How well and how responsibly do you think she has handled these issues to date? What advice would you give her about how she should now proceed? What principles should guide the company’s policies and practices? What opportunities, constraints, and risks does the firm face? What are the scope and limits of its social responsibilities?
There are two aspects to look at how Nike has acted:
1) The intension with which it has acted: any corporate’s acts are a manifestation of the values of individuals responsible for making decisions. In my view the most relevant reading that applies to Nike is Kant’s philosophy of acting in good will to others and out of moral duty. Kant believes people should respect the rights and dignity of others. However, by having a supplier selection criterion, which focuses on lowest cost and does not include any information on how the goods are manufactured, by who, where they come from, and how the supplier manages such a low cost, Nike has committed a serious oversight of its duties and moral responsibilities. In the process it has acted in sheer self-interest and has ignored the workers’ rights and dignity. It becomes even more important in Nike’s case because it commands a really high bargaining power and could have easily got any information it wanted.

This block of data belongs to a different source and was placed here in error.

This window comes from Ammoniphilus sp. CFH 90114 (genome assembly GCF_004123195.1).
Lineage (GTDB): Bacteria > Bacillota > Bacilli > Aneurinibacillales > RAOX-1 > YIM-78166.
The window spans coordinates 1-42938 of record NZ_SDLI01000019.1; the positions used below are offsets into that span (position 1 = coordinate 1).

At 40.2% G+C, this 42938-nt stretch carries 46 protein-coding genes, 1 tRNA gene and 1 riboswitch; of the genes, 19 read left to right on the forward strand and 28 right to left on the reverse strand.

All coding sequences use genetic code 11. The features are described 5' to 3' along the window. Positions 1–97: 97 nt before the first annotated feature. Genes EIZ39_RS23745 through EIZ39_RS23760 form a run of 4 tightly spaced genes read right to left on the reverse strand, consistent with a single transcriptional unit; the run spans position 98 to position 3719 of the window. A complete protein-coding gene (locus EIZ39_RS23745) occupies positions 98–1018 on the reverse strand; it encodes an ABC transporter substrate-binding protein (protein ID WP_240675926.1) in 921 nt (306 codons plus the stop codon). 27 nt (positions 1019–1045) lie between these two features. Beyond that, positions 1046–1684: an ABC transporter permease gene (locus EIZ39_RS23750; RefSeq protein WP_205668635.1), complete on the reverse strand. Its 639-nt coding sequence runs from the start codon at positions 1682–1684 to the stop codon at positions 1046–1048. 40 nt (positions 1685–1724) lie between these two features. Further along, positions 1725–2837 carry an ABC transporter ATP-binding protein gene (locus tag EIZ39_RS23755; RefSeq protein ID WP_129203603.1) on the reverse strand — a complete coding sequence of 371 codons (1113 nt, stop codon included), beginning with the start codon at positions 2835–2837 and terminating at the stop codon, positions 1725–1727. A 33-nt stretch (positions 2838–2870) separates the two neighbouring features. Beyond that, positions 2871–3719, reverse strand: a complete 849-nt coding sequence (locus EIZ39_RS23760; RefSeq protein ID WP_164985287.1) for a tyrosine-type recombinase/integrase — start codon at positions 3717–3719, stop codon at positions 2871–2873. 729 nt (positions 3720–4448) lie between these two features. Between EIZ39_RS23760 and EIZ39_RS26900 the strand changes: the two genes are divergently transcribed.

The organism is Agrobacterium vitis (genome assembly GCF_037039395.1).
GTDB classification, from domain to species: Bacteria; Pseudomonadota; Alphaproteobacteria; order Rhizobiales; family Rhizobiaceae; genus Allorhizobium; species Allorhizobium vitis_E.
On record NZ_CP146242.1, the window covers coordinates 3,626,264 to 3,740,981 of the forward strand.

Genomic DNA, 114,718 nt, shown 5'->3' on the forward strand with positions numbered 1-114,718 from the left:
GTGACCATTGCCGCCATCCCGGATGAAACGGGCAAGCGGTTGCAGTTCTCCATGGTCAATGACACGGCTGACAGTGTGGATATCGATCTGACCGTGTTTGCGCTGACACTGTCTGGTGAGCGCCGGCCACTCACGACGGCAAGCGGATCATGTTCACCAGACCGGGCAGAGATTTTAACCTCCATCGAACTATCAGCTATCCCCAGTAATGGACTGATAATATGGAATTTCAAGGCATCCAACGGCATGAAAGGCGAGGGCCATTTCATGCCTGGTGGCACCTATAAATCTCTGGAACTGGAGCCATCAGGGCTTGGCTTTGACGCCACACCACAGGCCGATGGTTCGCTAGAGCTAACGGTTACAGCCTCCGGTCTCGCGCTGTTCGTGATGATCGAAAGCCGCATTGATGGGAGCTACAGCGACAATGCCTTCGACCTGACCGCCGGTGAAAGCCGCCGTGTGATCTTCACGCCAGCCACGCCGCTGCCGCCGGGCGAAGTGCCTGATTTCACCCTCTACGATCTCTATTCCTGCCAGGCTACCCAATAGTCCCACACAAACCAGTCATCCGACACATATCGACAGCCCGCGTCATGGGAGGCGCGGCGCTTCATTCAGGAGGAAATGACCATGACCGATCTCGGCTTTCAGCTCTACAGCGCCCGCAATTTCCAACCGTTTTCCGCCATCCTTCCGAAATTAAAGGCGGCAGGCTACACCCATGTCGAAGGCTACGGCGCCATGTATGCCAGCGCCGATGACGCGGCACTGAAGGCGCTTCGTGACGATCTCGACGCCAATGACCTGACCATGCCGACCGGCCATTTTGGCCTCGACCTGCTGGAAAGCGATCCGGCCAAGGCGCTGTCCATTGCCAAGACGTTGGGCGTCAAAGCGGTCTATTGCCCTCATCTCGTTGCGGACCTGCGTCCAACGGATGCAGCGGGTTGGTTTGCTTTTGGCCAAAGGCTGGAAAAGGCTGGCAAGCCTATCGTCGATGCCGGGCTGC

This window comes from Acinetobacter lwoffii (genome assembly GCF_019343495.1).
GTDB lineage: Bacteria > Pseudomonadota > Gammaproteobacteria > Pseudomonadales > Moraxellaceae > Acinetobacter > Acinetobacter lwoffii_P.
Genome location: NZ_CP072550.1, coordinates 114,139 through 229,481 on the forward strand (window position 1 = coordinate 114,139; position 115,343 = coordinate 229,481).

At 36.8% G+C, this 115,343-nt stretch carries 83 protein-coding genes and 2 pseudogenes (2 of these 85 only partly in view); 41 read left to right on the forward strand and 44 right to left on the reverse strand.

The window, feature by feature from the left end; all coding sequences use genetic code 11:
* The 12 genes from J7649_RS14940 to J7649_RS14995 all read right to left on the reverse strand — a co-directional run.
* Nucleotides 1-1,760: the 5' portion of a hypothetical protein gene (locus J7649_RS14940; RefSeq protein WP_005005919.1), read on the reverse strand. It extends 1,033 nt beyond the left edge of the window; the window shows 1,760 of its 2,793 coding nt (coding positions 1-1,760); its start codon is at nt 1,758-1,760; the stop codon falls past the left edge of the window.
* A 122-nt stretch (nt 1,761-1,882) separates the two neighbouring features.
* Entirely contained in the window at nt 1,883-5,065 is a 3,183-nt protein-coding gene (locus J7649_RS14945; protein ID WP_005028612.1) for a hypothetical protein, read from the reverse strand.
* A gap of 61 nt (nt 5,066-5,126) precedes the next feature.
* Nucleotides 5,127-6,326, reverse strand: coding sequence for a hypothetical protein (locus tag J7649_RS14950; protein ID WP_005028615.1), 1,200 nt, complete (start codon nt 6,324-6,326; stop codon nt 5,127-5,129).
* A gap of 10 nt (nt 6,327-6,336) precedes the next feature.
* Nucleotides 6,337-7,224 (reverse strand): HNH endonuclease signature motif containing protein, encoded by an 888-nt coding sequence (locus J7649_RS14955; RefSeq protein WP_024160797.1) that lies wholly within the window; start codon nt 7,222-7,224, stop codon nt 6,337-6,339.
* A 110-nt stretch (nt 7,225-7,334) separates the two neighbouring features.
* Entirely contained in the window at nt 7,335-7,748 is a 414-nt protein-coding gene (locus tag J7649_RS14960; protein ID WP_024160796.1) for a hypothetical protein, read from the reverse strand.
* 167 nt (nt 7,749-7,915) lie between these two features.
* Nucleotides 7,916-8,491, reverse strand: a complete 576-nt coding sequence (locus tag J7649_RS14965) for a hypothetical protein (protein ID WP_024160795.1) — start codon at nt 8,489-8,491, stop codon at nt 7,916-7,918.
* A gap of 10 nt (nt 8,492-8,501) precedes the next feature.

Even though, Nike has done a commendable job at course correcting in response to the public criticism – by employing outside firms to monitor compliance and improving internal work conditions for employees and sourcing organic materials – it is a reactionary act, which was perhaps necessary to save its tarnished image and restore lost consumers’ faith in the company as a responsible corporate citizen. It wasn’t done out of good will.
Another relevant reading here is the Ring of Gyges by Plato. By saying that it does not set policies at the suppliers’ factories and that it’s their business to run, Nike has tried to create its own ring of Gyges and be invisible by passing the bug, of taking care of the employees involved, on to it suppliers.